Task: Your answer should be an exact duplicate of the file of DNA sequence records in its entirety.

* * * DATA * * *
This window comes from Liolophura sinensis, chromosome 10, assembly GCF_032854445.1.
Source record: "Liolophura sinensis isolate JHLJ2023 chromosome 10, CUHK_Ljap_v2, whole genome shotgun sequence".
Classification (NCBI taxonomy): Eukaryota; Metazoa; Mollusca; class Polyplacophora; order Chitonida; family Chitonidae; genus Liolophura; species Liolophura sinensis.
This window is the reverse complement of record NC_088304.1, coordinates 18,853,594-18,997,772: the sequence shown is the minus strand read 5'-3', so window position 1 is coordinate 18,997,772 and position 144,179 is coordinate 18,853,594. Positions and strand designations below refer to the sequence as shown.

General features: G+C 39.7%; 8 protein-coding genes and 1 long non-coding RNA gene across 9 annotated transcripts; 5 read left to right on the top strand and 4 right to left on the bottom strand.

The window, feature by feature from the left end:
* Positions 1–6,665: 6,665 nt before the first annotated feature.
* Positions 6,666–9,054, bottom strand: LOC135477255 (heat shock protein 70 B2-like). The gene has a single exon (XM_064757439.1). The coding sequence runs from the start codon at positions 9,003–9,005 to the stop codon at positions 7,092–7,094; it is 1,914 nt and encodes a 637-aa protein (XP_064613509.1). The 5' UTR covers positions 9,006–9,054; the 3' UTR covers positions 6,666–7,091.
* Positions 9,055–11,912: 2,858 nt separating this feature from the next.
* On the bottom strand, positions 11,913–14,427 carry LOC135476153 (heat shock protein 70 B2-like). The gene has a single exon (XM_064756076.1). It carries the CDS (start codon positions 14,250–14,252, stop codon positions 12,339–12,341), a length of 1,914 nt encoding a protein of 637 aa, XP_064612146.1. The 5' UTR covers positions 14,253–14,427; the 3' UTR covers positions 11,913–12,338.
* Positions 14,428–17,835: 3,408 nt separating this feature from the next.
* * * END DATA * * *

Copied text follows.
This window comes from Liolophura sinensis, chromosome 10, assembly GCF_032854445.1.
Source record: "Liolophura sinensis isolate JHLJ2023 chromosome 10, CUHK_Ljap_v2, whole genome shotgun sequence".
Classification (NCBI taxonomy): Eukaryota; Metazoa; Mollusca; class Polyplacophora; order Chitonida; family Chitonidae; genus Liolophura; species Liolophura sinensis.
This window is the reverse complement of record NC_088304.1, coordinates 18,853,594-18,997,772: the sequence shown is the minus strand read 5'-3', so window position 1 is coordinate 18,997,772 and position 144,179 is coordinate 18,853,594. Positions and strand designations below refer to the sequence as shown.

General features: G+C 39.7%; 8 protein-coding genes and 1 long non-coding RNA gene across 9 annotated transcripts; 5 read left to right on the top strand and 4 right to left on the bottom strand.

The window, feature by feature from the left end:
* Positions 1–6,665: 6,665 nt before the first annotated feature.
* Positions 6,666–9,054, bottom strand: LOC135477255 (heat shock protein 70 B2-like). The gene has a single exon (XM_064757439.1). The coding sequence runs from the start codon at positions 9,003–9,005 to the stop codon at positions 7,092–7,094; it is 1,914 nt and encodes a 637-aa protein (XP_064613509.1). The 5' UTR covers positions 9,006–9,054; the 3' UTR covers positions 6,666–7,091.
* Positions 9,055–11,912: 2,858 nt separating this feature from the next.
* On the bottom strand, positions 11,913–14,427 carry LOC135476153 (heat shock protein 70 B2-like). The gene has a single exon (XM_064756076.1). It carries the CDS (start codon positions 14,250–14,252, stop codon positions 12,339–12,341), a length of 1,914 nt encoding a protein of 637 aa, XP_064612146.1. The 5' UTR covers positions 14,253–14,427; the 3' UTR covers positions 11,913–12,338.
* Positions 14,428–17,835: 3,408 nt separating this feature from the next.